Although you may not be aware of it, it is highly likely that, at some point in your life, you have benefited from a guideline developed by the World Health Organization (WHO). That’s because when countries, external partners or other stakeholders need guidance on clinical or public health problems or policies, they turn to WHO for guidance. An observation sometimes made about these guidelines, however, is that guideline users and those affected by their recommendations are not consulted during the guideline development phase. In a drive to include perspectives from end users and health care providers, WHO recently developed three manuscripts to look at how to incorporate qualitative data into guideline development methods. Qualitative research explores people’s needs, values, perceptions and their experiences of the world around them. This includes their health or illness, healthcare services, and more broadly, social systems and their policies and processes

It’s always heartening to read stories about people who go the extra mile in public health. One such story involves Nasrin Hussaini, a midwife in Afghanistan who helps raise awareness about gender-based violence, and provides reproductive health services to women. Nasrin enthusiastically does these each day, despite her 60-kilometer commute. She counsels women and girls on gender-based violence and trains male members of families, informing all men that women can and must visit clinics, especially for antenatal care, delivery and postnatal care. You can read more about Nasrin’s amazing story and how she’s touched people’s lives in the link below. This story illustrates the impact of the work of our colleagues Claudia Garcia-Moreno, Avni Amin and Elisabeth Roesch through their close collaboration with the WHO Country office in Afghanistan.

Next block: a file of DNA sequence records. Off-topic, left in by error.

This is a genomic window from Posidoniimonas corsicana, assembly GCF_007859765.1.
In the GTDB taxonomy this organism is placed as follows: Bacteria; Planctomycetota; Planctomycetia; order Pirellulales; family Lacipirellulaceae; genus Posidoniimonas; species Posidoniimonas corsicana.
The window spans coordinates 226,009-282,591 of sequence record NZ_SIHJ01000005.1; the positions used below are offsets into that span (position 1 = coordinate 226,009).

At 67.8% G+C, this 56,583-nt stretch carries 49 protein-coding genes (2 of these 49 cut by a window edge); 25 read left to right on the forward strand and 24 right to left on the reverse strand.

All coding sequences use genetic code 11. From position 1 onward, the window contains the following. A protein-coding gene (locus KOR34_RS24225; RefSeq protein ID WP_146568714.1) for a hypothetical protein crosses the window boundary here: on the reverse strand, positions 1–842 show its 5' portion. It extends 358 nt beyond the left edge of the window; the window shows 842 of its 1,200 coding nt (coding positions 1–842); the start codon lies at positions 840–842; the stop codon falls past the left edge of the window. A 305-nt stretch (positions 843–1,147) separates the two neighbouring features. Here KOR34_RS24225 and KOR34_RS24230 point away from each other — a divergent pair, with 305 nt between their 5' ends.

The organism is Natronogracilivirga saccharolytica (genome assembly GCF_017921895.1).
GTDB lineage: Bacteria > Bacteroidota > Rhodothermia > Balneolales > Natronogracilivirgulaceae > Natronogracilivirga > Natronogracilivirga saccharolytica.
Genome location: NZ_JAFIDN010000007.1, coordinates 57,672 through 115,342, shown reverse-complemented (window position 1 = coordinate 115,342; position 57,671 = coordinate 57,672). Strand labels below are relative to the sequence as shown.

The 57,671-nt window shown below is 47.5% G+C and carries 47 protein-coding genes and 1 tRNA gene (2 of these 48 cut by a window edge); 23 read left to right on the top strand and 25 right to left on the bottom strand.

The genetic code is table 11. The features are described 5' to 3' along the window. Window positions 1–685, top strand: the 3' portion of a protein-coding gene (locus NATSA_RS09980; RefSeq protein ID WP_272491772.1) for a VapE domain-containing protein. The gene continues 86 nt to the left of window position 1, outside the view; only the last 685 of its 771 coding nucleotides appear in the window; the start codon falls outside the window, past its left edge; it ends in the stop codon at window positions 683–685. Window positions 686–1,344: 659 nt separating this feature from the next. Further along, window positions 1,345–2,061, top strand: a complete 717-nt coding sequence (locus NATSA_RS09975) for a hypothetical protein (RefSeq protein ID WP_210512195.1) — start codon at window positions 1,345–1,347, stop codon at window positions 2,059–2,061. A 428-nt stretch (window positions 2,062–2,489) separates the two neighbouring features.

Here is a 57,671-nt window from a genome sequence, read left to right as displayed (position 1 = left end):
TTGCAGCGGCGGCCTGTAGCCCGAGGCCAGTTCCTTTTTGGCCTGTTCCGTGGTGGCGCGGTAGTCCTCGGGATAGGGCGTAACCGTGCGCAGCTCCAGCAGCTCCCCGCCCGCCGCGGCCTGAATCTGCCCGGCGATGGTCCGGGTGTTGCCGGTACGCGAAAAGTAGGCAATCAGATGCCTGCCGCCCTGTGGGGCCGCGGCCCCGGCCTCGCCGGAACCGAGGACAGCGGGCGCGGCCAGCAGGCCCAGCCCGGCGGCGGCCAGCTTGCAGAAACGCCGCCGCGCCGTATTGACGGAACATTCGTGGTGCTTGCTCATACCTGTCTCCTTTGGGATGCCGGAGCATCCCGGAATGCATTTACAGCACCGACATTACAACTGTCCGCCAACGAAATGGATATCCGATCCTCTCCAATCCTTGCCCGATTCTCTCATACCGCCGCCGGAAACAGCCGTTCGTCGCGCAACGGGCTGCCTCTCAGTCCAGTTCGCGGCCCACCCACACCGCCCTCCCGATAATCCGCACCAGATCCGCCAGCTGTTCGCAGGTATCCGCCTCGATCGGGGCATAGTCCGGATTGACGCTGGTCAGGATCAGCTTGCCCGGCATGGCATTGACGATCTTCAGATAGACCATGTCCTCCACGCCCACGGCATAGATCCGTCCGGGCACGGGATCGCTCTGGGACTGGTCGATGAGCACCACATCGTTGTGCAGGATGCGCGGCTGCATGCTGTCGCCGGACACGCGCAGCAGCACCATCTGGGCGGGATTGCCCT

As our way of concluding Self Care Month on 24 July, Manjulaa Narasimhan created this presentation to help promote self-care interventions for health. Please feel free to use this presentation to support discussions about self care and its importance in bridging the gaps to essential health services, particularly those that involve sexual and reproductive health and rights. There will be more activities in the pipeline for self care so stay tuned by making sure you follow us on Twitter (@HRPResearch) if you haven’t already done so.

Looking ahead, we are getting ready for two major global events that have important implications for SRHR—the United Nations High-Level Meeting on Universal Health Coverage (UHC) on 23 September 2019 and the Nairobi Summit to commemorate the 25th Anniversary of the International Conference on Population and Development (ICPD) from 12–14 November 2019.

The UHC meeting brings together heads of state, political and health leaders, policy-makers and UHC champions to advocate for health for all. It is hoped that through the meeting, financial and political commitments and health investments will be garnered and sustained. A political declaration on UHC negotiated by Member States and endorsed by Heads of State will be the result of this meeting.

Before 2019 draws to a close, the SRHR community will gather in Nairobi to muster the political will and financial commitments that are necessary to achieve a better world where everyone has rights and choices over their sexual and reproductive health.

Co-convened by the governments of Denmark, Kenya and by UNFPA, the meeting seeks to commit stakeholders to finally and fully implement the ICPD Programme of Action. These commitments involve: achieving zero unmet need for family planning information and services; zero preventable maternal deaths; and zero sexual and gender-based violence and harmful practices against women and girls.